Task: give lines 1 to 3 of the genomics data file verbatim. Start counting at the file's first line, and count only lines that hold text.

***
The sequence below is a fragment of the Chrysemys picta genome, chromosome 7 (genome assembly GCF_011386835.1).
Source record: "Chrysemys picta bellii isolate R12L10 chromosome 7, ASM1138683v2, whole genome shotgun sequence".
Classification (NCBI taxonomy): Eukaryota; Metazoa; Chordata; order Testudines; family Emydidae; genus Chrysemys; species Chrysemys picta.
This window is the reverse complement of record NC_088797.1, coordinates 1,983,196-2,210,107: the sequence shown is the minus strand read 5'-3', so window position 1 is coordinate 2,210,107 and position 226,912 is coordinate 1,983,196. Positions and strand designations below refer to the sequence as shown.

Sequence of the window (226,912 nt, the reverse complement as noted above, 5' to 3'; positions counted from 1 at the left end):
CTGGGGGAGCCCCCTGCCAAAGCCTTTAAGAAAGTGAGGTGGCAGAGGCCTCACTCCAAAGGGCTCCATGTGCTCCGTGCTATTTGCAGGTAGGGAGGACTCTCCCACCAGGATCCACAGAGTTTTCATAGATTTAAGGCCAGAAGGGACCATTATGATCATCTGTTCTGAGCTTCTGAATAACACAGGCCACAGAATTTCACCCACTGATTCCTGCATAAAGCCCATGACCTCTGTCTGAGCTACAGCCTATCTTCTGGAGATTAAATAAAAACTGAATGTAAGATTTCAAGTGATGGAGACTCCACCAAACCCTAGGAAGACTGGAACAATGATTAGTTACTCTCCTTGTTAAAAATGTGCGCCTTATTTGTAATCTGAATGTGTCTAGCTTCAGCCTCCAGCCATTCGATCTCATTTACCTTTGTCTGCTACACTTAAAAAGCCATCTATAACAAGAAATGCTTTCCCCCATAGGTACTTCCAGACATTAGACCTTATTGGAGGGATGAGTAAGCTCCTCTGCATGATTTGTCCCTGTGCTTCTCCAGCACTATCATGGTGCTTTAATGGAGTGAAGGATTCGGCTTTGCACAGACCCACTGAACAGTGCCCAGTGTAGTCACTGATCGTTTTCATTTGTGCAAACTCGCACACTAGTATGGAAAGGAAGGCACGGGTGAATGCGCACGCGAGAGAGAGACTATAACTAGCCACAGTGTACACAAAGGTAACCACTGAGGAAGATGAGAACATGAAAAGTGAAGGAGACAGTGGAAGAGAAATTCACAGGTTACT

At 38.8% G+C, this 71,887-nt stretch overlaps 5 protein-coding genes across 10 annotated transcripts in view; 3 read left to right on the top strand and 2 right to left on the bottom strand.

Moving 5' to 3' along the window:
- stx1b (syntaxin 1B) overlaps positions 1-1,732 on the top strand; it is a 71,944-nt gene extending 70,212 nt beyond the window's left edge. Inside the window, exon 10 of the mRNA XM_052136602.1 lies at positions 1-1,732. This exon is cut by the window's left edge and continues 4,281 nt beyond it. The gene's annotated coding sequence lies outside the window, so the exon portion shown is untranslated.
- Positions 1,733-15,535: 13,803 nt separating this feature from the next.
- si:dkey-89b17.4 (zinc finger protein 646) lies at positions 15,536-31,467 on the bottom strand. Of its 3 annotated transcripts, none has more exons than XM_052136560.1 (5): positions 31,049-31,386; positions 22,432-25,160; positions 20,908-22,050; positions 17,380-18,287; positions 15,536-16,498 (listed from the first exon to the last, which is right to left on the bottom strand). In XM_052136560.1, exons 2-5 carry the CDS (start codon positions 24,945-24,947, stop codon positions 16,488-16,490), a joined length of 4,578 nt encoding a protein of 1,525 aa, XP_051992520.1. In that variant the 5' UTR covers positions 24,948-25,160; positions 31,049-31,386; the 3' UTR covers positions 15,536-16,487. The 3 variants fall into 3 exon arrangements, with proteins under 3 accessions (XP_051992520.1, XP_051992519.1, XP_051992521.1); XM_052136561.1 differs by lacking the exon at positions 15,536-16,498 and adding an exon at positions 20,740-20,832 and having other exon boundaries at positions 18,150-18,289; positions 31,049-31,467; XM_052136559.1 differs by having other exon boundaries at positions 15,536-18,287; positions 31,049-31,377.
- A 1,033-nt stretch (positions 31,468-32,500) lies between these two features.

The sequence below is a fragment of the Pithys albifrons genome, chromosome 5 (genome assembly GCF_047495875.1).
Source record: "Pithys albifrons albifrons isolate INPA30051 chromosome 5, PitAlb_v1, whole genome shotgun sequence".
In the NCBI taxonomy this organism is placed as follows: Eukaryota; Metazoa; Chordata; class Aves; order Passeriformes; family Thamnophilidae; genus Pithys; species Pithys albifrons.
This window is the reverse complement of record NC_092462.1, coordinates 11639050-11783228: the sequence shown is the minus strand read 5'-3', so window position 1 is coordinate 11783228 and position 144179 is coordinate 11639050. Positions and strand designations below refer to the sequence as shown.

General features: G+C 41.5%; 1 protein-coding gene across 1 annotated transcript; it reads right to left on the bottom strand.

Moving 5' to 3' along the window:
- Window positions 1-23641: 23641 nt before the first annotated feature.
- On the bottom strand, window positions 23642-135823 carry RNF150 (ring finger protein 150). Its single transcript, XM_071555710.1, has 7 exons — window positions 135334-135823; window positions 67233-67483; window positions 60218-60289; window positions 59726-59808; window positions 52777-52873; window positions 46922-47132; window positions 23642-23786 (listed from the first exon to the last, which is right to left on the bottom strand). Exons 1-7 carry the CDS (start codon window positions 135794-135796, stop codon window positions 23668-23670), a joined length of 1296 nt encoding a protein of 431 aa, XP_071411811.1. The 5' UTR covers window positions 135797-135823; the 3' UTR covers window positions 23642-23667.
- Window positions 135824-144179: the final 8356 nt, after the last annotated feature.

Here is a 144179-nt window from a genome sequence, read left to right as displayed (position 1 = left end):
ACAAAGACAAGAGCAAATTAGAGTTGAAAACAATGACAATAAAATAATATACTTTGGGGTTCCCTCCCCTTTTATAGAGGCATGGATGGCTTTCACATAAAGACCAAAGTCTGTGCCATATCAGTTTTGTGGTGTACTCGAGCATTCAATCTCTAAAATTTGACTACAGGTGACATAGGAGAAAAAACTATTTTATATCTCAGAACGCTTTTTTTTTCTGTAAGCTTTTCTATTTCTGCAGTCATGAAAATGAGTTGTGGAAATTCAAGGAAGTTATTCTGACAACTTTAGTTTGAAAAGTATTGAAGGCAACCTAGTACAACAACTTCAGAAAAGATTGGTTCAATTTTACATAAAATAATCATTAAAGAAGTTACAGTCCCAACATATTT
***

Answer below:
The sequence below is a fragment of the Chrysemys picta genome, chromosome 7 (genome assembly GCF_011386835.1).
Source record: "Chrysemys picta bellii isolate R12L10 chromosome 7, ASM1138683v2, whole genome shotgun sequence".
Classification (NCBI taxonomy): Eukaryota; Metazoa; Chordata; order Testudines; family Emydidae; genus Chrysemys; species Chrysemys picta.